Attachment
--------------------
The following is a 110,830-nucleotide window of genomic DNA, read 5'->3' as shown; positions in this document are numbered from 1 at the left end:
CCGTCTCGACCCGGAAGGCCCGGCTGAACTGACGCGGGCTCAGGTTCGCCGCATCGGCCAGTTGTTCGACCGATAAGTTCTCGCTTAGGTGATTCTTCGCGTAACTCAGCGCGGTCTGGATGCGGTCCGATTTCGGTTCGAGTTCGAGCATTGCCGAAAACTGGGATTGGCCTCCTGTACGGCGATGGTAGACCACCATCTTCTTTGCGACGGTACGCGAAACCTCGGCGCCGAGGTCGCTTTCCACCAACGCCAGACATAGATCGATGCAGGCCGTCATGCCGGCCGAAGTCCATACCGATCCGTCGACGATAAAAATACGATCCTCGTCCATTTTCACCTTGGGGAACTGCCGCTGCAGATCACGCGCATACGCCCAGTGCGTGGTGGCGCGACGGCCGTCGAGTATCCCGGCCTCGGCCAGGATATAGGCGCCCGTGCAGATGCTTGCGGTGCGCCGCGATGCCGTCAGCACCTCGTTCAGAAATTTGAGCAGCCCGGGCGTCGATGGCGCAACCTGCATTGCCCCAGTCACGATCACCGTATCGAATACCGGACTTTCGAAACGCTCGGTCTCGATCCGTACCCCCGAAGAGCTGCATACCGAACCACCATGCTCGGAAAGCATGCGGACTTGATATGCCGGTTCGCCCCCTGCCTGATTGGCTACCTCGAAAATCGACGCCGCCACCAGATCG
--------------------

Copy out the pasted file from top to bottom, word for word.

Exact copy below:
The following is a 110,830-nucleotide window of genomic DNA, read 5'->3' as shown; positions in this document are numbered from 1 at the left end:
CCGTCTCGACCCGGAAGGCCCGGCTGAACTGACGCGGGCTCAGGTTCGCCGCATCGGCCAGTTGTTCGACCGATAAGTTCTCGCTTAGGTGATTCTTCGCGTAACTCAGCGCGGTCTGGATGCGGTCCGATTTCGGTTCGAGTTCGAGCATTGCCGAAAACTGGGATTGGCCTCCTGTACGGCGATGGTAGACCACCATCTTCTTTGCGACGGTACGCGAAACCTCGGCGCCGAGGTCGCTTTCCACCAACGCCAGACATAGATCGATGCAGGCCGTCATGCCGGCCGAAGTCCATACCGATCCGTCGACGATAAAAATACGATCCTCGTCCATTTTCACCTTGGGGAACTGCCGCTGCAGATCACGCGCATACGCCCAGTGCGTGGTGGCGCGACGGCCGTCGAGTATCCCGGCCTCGGCCAGGATATAGGCGCCCGTGCAGATGCTTGCGGTGCGCCGCGATGCCGTCAGCACCTCGTTCAGAAATTTGAGCAGCCCGGGCGTCGATGGCGCAACCTGCATTGCCCCAGTCACGATCACCGTATCGAATACCGGACTTTCGAAACGCTCGGTCTCGATCCGTACCCCCGAAGAGCTGCATACCGAACCACCATGCTCGGAAAGCATGCGGACTTGATATGCCGGTTCGCCCCCTGCCTGATTGGCTACCTCGAAAATCGACGCCGCCACCAGATCG